In an important development, the Indian Army has successfully tested an indigenous UAV for autonomous delivery of load over Punjab. The test was carried out for delivery of Covid-19 items.
Crucially, the test proved an ability to operate at far-off ranges, at beyond visual line of sight, meaning the drone was remotely controlled either by a radar or another bigger UAV above it, and possibly the payload the drone could carry.
On the morning of April 16, three such ‘Made in India’ drones were tested over three villages of Abohar in Fazilka district in South-western part of Punjab. The task was ‘anti-Covid’ operations and to deliver essential supplies, including masks, liquid-sanitiser and medical canisters, sources from the area have confirmed.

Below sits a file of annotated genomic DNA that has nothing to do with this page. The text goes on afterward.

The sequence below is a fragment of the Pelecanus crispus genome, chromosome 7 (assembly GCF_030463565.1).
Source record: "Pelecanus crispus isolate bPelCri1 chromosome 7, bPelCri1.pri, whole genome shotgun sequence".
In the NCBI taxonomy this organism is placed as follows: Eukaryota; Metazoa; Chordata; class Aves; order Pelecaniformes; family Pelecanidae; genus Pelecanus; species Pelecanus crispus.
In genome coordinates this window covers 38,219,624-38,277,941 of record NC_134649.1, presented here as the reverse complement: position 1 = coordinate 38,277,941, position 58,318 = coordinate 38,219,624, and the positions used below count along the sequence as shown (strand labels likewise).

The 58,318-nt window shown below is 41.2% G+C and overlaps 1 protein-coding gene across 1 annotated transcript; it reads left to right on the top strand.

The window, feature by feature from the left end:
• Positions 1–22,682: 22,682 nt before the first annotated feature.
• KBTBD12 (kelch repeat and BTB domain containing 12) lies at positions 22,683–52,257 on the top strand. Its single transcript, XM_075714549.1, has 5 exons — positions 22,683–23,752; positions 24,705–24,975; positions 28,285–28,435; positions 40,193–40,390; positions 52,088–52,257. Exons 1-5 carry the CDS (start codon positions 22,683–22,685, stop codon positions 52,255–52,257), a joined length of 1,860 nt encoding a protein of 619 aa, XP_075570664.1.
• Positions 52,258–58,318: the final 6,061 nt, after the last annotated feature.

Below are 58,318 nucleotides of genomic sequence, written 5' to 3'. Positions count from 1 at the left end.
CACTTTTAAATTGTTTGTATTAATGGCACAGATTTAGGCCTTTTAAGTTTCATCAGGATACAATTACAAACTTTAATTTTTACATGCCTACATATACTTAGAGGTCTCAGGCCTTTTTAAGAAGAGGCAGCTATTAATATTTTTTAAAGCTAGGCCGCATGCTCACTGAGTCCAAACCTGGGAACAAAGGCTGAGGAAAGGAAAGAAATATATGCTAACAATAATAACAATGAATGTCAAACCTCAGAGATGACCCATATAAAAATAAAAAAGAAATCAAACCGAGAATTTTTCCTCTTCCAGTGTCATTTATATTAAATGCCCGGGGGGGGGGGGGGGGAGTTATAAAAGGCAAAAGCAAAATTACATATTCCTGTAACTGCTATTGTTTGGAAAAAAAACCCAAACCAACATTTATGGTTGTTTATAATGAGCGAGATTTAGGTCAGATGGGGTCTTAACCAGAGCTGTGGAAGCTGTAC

Sources said the Army coordinated these tests with the district administration, it is clear such operations can be on a large scale by increasing the number of drones and enhancing the endurance and payload of each drone. The Army uses a few bigger drones for surveillance.
The villages of Gobindgarh, Balluana and Malukpura are located at distance of up to 25 km from the launch point and fall beyond visual line of sight range from base. These tests would probably have been one of the first-of-its-kind in India with a large medical delivery cargo carried by autonomous drones.
As per sources, the crucial part was releasing the payload with pinpoint accuracy. It was made to fly over the earmarked dropping zone, made to descend to a suitable height and release its payloads.